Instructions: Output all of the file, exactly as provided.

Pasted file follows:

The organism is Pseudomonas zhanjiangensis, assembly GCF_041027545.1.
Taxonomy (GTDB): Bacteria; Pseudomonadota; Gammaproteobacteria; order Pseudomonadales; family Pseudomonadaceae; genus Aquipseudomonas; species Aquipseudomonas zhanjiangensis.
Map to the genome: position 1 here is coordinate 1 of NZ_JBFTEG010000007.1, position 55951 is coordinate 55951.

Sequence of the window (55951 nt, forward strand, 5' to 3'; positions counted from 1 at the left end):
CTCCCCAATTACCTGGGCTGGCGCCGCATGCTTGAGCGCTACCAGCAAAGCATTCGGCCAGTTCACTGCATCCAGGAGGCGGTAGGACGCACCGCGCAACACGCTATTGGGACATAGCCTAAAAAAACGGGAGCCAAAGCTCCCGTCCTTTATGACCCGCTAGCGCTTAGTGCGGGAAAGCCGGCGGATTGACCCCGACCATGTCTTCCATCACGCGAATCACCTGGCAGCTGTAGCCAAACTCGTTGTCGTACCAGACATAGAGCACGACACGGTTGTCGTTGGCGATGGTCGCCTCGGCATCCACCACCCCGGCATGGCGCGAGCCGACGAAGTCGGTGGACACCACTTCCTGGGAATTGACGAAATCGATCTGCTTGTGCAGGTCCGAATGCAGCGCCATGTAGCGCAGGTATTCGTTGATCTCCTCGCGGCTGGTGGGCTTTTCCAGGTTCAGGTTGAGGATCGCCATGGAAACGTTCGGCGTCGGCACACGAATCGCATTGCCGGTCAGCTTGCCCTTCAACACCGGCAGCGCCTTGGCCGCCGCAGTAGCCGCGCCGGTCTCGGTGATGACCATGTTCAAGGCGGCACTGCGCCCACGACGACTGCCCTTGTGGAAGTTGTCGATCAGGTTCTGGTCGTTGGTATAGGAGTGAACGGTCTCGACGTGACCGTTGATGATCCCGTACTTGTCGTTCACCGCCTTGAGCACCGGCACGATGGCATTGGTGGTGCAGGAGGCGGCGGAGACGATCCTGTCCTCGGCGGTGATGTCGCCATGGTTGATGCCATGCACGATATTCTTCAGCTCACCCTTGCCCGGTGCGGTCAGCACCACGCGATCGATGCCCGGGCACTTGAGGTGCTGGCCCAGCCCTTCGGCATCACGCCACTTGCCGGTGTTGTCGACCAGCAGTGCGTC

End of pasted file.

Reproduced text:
The organism is Pseudomonas zhanjiangensis, assembly GCF_041027545.1.
Taxonomy (GTDB): Bacteria; Pseudomonadota; Gammaproteobacteria; order Pseudomonadales; family Pseudomonadaceae; genus Aquipseudomonas; species Aquipseudomonas zhanjiangensis.
Map to the genome: position 1 here is coordinate 1 of NZ_JBFTEG010000007.1, position 55951 is coordinate 55951.

Sequence of the window (55951 nt, forward strand, 5' to 3'; positions counted from 1 at the left end):
CTCCCCAATTACCTGGGCTGGCGCCGCATGCTTGAGCGCTACCAGCAAAGCATTCGGCCAGTTCACTGCATCCAGGAGGCGGTAGGACGCACCGCGCAACACGCTATTGGGACATAGCCTAAAAAAACGGGAGCCAAAGCTCCCGTCCTTTATGACCCGCTAGCGCTTAGTGCGGGAAAGCCGGCGGATTGACCCCGACCATGTCTTCCATCACGCGAATCACCTGGCAGCTGTAGCCAAACTCGTTGTCGTACCAGACATAGAGCACGACACGGTTGTCGTTGGCGATGGTCGCCTCGGCATCCACCACCCCGGCATGGCGCGAGCCGACGAAGTCGGTGGACACCACTTCCTGGGAATTGACGAAATCGATCTGCTTGTGCAGGTCCGAATGCAGCGCCATGTAGCGCAGGTATTCGTTGATCTCCTCGCGGCTGGTGGGCTTTTCCAGGTTCAGGTTGAGGATCGCCATGGAAACGTTCGGCGTCGGCACACGAATCGCATTGCCGGTCAGCTTGCCCTTCAACACCGGCAGCGCCTTGGCCGCCGCAGTAGCCGCGCCGGTCTCGGTGATGACCATGTTCAAGGCGGCACTGCGCCCACGACGACTGCCCTTGTGGAAGTTGTCGATCAGGTTCTGGTCGTTGGTATAGGAGTGAACGGTCTCGACGTGACCGTTGATGATCCCGTACTTGTCGTTCACCGCCTTGAGCACCGGCACGATGGCATTGGTGGTGCAGGAGGCGGCGGAGACGATCCTGTCCTCGGCGGTGATGTCGCCATGGTTGATGCCATGCACGATATTCTTCAGCTCACCCTTGCCCGGTGCGGTCAGCACCACGCGATCGATGCCCGGGCACTTGAGGTGCTGGCCCAGCCCTTCGGCATCACGCCACTTGCCGGTGTTGTCGACCAGCAGTGCGTC